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For Foucault, the concept of “political spirituality” encompasses an understanding on the part of a people that to change society, they must first change themselves.
The whole human race, Foucault said, can “renew their entire existence” by undergoing a collective spiritual experience.
The Baha’i teachings put forth virtually the same concept long before Foucault advanced his ideas. In Abdu’l-Baha’s Some Answered Questions, he characterized the appearance of a new divine messenger, “the manifestation of the Holy Spirit,” as the impetus for a new cycle of human power:
Whensoever it appears, it invests the world of humanity with a new life and endows human realities with a new spirit. It clothes all existence with a glorious attire, disperses the darkness of ignorance, and causes the light of human perfections to shine resplendent.
Foucault said this political spirituality becomes a catalyst “for a change in [a peoples’] subjectivity” by way of instilling among them a “desire to renew their entire existence.” For Foucault, political spirituality constitutes a political project in that it aids those who wish to be governed differently with a useful tool that can “open up a spiritual dimension in politics.”
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Above all, for Foucault, a political spirituality is most conducive to creating the kind of essential power to transform the self. In this sense, it refers to the “spirit of a new world order” or the “soul of a future world order,” or as Foucault would say, “the spirit of a world without spirit.” Studying Foucault’s philosophy, and concurrently studying Baha’u’llah’s blueprint for a future society, however, reveals that the Baha’i teachings go beyond anything Foucault proposed.
How Does Baha’u’llah Transcend Foucault’s Political Spirituality?
In the domain of perfect, upright governmentality, Bahaʼu’llah transcends Foucault’s work by introducing a transcendental politics for governing the population of the Earth, much like a virtuoso of the global imaginary.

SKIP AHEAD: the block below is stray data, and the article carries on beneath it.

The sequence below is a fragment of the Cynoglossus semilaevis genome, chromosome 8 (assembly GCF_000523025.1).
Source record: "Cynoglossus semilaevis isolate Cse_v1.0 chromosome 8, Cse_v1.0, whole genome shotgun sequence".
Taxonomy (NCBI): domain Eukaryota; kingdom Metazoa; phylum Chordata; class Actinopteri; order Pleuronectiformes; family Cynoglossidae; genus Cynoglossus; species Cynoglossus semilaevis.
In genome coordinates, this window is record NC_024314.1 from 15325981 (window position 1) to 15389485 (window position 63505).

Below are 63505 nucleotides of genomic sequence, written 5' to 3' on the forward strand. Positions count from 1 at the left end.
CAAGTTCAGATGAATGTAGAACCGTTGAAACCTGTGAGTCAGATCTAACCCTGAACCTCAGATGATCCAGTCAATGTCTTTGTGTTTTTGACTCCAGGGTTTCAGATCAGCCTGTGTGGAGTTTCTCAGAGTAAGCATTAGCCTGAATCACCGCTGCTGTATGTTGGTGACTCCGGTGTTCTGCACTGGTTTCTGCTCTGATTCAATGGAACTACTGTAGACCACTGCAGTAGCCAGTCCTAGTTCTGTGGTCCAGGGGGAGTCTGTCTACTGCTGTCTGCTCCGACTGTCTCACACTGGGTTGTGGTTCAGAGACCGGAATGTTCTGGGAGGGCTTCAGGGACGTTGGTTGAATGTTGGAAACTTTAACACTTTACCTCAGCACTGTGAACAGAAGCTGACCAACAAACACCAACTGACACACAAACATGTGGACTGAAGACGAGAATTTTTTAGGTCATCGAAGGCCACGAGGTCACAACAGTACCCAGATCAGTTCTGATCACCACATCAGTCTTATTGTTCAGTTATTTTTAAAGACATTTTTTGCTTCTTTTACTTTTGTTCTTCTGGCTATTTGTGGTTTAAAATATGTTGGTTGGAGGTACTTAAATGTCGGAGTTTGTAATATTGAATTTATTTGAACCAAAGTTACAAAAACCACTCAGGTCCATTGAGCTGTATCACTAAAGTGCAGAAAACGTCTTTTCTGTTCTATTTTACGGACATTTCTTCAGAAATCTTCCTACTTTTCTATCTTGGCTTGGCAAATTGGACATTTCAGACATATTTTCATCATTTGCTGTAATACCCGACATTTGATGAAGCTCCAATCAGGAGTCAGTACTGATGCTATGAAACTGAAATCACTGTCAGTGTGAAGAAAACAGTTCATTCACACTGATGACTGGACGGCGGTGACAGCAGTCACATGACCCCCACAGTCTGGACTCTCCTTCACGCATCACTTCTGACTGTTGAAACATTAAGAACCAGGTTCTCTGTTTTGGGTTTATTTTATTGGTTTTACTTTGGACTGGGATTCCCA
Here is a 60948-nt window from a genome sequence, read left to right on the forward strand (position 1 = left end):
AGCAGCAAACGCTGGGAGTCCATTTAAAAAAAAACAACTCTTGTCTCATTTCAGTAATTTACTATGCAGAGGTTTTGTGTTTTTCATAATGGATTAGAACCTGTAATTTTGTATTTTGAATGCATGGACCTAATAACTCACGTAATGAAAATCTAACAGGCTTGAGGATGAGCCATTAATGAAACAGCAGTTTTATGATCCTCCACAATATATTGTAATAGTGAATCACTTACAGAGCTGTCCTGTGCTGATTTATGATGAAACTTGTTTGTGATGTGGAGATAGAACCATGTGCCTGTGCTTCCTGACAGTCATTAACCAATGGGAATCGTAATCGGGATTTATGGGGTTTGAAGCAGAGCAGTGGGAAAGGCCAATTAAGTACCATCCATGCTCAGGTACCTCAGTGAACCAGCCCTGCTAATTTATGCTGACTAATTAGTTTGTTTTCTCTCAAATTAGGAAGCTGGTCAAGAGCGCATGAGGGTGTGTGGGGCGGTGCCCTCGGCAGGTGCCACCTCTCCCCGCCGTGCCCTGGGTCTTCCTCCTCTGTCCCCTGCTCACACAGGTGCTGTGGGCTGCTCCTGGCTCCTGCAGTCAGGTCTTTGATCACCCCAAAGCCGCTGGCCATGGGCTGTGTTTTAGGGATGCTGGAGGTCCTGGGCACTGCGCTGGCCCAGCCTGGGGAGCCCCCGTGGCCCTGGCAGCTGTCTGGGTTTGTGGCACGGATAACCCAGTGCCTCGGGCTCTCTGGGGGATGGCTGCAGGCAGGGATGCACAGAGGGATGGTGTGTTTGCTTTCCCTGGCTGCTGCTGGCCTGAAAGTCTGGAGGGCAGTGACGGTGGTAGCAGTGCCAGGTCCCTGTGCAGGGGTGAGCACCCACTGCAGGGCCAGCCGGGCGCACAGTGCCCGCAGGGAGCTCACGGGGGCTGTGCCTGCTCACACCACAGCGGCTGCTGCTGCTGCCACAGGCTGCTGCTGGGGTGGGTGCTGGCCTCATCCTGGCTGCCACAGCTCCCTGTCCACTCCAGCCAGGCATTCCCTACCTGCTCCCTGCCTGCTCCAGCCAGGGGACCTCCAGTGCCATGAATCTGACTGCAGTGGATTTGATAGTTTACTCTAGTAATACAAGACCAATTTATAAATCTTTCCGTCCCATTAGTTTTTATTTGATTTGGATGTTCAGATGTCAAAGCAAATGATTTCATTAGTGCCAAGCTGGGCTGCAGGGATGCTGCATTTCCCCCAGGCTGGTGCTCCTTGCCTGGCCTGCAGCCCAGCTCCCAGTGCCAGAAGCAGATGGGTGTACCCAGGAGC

In elucidating his concepts of global upright governmentality and conduct, Bahaʼu’llah debunked the political pieties informing the prevailing mentalities, discourses, and practices that underpin the present, purely materialist world order and its international relations by transcending Foucault’s concept of political spirituality, in this case by opening up a spiritual dimension in the politics of international relations.
The spiritual dimension that Bahaʼu’llah intends to attach to the politics of international relations is inherently “political” – not in the usual partisan definition, but in the Foucauldian sense of the term, as Foucault explained it:
What is politics … in the end, if not both the interplay of [the] different arts [and technologies] of government with their different reference points and the debate to which these different arts of government give rise? It seems to me it is here that politics is born …
The world-embracing political project advocated by Bahaʼu’llah – the Baha’i teachings for the establishment of upright global governmentality – constitutes different arts, technologies, and tactics, in addition to mentalities and rationalities, for governing and ruling that are to be elevated to a transcendental mode where governing or governance is concerned.
This approach constitutes what Foucault calls “a mode of self-transformation,” by which the individual remakes him or herself, one that that works to “change, purify, transform, and transfigure oneself,” in the process learning to govern the self. In this context, spirituality is about the formation and transformation of the self. Foucault wrote that it comprises:
… certain practice[s] by which the individual [is] displaced, transformed, disrupted, to the point of renouncing [his] … own subject position. It’s no longer being the subject that one had been up to that point.
This is to be achieved by undergoing a politically spiritual transformation of the self, of politics, and of the political self.
Yet this is no mere attempt at self-transformation, for in Bahaʼu’llah’s view political spirituality also constitutes, for entire peoples, a mode of transformation. This becomes readily apparent once it is realized that the grand global Baha’i project of achieving the Most Great Peace realizes an essentially political goal, as Baha’u’llah defined it “the betterment of the world and the tranquility of its people.”
Hence, Bahaʼu’llah’s teachings take Foucault’s notion of transformation of self to a higher plain, namely that of fundamentally altering “… the whole character of mankind, a transformation that shall manifest itself both outwardly and inwardly, that shall affect both its inner life and external conditions.”
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For this transcendental, paradigmatic, spiritually-oriented politics to materialize as the necessary condition for the emergence of a new world order, Baha’u’llah counseled all people to “Immerse yourselves in the ocean of My words, that ye may unravel its secrets, and discover all the pearls of wisdom that lie hid in its depths” so “strife and conflict may be removed from the midst of men.”
This means that, for Bahaʼ’u’llah, achieving a lasting peace must take the form, not of a ready-made project, but a complex and multidimensional process.
The following essays in this series provide an overview of some of Bahaʼu’llah’s teachings with a view to fleshing out the technologies and tactics and mentalities and rationalities that underwrite this majestic project of political spirituality and, by implication, offer the keys to achieving the Most Great Peace.
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